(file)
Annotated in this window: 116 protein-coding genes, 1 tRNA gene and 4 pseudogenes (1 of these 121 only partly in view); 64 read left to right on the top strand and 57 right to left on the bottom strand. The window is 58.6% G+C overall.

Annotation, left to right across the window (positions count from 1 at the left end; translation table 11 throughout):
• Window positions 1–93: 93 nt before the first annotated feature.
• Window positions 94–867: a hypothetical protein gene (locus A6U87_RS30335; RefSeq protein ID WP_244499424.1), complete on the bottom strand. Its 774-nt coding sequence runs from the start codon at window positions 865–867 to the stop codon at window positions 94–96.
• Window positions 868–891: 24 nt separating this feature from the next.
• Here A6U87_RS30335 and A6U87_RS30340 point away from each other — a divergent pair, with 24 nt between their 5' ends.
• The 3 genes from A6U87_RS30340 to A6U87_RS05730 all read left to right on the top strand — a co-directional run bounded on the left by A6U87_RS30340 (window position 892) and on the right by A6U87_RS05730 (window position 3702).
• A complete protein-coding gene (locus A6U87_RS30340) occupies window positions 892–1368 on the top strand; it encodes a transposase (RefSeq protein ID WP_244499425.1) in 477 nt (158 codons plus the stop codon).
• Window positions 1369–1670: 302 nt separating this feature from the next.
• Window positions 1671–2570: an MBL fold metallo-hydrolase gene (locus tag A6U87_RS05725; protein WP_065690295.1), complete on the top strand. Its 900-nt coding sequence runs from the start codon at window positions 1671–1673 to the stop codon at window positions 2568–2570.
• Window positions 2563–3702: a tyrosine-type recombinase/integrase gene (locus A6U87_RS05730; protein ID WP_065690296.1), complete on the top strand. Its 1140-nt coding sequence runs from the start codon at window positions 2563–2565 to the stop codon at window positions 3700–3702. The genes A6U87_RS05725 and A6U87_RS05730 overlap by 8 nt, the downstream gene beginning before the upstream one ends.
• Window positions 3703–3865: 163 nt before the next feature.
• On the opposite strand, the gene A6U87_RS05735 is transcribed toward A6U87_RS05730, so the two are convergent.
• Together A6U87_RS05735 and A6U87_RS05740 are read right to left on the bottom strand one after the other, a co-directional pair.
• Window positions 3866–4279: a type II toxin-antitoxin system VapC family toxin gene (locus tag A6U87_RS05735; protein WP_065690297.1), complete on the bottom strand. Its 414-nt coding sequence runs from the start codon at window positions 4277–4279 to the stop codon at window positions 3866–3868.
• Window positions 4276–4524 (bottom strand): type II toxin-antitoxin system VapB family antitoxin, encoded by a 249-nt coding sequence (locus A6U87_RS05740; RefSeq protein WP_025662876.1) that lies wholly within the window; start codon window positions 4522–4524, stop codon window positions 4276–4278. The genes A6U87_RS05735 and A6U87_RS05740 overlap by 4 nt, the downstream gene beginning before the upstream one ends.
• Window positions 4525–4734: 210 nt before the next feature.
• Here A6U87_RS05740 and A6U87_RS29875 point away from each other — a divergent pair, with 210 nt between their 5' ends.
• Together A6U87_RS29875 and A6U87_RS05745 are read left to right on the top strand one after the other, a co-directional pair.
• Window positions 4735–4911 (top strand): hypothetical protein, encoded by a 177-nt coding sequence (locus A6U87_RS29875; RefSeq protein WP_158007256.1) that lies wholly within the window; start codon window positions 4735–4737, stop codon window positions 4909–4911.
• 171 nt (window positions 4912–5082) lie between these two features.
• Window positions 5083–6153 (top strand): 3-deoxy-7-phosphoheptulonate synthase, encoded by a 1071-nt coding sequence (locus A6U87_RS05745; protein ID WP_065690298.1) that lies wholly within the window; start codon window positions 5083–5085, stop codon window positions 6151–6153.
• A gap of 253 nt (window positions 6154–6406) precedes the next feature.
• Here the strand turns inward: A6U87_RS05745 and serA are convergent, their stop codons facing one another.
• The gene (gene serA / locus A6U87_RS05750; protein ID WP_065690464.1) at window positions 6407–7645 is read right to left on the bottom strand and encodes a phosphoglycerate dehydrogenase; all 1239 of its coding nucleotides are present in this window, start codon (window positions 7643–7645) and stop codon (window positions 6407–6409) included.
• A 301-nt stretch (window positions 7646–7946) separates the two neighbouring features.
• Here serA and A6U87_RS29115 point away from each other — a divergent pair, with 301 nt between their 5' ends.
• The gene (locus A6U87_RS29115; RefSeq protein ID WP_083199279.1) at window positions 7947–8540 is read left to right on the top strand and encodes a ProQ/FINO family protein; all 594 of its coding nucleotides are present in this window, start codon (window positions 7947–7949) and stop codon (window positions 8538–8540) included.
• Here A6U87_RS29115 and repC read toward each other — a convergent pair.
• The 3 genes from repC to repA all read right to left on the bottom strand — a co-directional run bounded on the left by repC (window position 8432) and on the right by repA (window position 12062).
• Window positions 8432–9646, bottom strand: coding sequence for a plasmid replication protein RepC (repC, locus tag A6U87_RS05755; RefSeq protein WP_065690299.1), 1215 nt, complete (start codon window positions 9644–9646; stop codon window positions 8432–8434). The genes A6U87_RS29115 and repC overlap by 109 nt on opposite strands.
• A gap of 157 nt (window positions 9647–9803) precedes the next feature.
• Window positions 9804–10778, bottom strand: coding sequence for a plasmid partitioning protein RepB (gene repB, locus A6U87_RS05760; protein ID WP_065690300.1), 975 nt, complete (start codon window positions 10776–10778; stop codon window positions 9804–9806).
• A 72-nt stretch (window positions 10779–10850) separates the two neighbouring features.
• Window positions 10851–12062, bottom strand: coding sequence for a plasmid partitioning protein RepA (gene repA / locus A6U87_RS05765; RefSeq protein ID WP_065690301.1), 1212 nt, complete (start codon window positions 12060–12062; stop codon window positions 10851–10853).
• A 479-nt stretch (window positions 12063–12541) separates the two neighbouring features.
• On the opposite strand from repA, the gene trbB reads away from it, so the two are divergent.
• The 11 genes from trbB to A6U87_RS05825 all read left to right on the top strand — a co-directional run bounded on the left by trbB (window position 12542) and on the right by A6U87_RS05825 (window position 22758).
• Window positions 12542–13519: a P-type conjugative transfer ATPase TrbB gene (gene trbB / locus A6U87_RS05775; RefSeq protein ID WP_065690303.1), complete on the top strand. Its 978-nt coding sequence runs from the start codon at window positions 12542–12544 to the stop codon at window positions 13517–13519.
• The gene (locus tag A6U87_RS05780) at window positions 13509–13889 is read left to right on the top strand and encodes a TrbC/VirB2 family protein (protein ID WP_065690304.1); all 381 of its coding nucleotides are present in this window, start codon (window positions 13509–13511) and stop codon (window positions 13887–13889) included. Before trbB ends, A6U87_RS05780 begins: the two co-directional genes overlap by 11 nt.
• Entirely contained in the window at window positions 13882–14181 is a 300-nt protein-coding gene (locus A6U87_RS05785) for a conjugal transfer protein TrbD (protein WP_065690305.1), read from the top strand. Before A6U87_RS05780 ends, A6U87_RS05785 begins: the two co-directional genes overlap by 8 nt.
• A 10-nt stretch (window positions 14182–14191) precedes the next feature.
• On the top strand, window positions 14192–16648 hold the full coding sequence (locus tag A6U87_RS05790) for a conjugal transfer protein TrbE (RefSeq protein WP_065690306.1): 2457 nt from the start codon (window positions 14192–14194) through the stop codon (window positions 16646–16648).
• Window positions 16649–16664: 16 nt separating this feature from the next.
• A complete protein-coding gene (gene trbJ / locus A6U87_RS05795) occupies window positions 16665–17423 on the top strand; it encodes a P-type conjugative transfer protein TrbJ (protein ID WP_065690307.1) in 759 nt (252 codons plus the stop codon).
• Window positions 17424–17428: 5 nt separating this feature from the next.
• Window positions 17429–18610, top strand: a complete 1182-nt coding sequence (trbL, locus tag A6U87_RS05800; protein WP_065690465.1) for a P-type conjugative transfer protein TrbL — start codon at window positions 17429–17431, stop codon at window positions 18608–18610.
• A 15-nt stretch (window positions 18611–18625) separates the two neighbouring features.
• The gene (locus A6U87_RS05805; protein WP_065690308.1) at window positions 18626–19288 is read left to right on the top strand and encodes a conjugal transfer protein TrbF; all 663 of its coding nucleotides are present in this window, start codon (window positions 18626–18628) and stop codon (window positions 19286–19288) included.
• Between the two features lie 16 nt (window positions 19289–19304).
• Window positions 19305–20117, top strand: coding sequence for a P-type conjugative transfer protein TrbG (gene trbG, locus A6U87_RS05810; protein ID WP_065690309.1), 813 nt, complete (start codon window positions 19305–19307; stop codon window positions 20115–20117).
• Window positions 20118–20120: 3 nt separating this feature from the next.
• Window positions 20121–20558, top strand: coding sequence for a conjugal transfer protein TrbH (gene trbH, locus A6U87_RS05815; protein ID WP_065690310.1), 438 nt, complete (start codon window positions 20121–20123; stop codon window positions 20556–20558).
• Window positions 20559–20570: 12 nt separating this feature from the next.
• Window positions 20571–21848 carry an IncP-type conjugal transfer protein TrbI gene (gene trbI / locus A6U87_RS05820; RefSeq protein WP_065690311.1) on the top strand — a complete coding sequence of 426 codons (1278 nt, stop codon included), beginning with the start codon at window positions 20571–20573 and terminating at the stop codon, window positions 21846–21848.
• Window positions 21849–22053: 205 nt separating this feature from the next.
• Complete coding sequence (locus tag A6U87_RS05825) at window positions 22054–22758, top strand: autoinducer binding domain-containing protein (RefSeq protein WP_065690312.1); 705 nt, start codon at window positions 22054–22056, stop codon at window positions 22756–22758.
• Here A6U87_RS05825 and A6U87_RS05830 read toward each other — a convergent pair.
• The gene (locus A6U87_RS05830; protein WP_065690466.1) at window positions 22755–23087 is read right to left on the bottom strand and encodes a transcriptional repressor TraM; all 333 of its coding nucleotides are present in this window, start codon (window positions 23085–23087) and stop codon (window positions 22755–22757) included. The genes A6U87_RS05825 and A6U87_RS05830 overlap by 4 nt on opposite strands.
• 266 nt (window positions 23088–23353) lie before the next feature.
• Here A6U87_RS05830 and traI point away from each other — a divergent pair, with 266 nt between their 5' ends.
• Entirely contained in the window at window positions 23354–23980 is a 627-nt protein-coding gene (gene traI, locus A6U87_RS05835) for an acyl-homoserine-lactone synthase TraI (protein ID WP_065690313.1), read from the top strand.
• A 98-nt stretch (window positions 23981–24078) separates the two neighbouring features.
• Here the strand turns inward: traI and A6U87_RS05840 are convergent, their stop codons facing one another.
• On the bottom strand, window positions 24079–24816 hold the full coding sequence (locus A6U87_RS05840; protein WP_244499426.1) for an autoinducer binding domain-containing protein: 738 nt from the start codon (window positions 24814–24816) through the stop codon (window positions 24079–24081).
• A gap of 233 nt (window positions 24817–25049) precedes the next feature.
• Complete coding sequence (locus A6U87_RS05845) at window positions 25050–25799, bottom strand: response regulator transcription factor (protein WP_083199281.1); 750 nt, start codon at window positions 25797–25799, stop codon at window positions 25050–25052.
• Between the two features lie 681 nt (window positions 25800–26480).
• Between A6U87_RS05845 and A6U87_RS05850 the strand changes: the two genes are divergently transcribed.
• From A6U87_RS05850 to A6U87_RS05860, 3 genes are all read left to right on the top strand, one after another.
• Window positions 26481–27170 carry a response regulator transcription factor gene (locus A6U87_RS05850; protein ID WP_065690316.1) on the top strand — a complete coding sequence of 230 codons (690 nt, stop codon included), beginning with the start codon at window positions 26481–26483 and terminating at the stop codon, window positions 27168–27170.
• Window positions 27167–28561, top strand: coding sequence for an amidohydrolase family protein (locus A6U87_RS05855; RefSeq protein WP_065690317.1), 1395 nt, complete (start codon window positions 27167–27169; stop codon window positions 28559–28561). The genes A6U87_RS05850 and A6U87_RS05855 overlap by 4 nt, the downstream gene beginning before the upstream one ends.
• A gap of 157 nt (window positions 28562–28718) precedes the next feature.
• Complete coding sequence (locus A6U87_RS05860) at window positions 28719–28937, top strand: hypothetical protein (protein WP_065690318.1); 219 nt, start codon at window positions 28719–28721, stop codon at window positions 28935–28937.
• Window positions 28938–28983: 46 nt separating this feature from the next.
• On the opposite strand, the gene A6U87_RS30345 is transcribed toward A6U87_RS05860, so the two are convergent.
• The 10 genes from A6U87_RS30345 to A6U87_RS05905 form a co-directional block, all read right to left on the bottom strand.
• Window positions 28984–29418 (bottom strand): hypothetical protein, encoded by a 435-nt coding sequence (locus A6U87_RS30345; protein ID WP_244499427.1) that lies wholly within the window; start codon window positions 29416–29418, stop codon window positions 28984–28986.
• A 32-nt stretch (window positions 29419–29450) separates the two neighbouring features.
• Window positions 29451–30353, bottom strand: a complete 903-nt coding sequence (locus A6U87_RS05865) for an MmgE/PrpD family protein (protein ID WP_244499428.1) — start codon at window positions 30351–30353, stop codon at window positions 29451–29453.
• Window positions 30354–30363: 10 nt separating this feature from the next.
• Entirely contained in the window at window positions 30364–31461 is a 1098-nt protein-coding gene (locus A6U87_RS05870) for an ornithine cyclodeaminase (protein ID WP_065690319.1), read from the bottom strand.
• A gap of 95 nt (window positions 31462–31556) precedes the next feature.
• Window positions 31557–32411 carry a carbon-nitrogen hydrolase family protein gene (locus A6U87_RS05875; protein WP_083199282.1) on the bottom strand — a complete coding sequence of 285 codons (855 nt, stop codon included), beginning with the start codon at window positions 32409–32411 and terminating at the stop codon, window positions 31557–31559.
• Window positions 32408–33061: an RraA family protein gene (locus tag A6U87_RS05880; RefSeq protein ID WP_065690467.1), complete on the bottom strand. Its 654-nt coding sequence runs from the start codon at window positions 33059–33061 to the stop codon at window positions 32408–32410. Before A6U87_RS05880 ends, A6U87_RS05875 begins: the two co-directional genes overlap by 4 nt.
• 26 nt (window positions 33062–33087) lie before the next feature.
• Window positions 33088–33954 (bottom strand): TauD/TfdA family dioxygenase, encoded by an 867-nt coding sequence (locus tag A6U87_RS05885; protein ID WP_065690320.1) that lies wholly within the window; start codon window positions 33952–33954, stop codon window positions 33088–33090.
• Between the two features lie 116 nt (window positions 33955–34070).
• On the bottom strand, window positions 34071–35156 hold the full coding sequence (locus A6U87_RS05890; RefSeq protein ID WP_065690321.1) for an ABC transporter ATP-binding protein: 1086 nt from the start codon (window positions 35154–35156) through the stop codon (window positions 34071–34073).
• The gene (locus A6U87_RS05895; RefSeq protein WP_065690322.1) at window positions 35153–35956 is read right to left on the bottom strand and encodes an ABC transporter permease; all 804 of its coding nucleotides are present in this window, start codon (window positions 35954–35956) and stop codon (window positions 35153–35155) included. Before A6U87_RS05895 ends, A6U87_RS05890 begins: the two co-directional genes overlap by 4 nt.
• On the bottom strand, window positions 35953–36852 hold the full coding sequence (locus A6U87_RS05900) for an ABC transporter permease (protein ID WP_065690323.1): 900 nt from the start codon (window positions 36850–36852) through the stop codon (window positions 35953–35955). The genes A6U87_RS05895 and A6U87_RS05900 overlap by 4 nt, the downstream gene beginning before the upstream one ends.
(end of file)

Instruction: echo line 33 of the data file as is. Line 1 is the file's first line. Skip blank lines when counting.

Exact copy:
• Window positions 9804–10778, bottom strand: coding sequence for a plasmid partitioning protein RepB (gene repB, locus A6U87_RS05760; protein ID WP_065690300.1), 975 nt, complete (start codon window positions 10776–10778; stop codon window positions 9804–9806).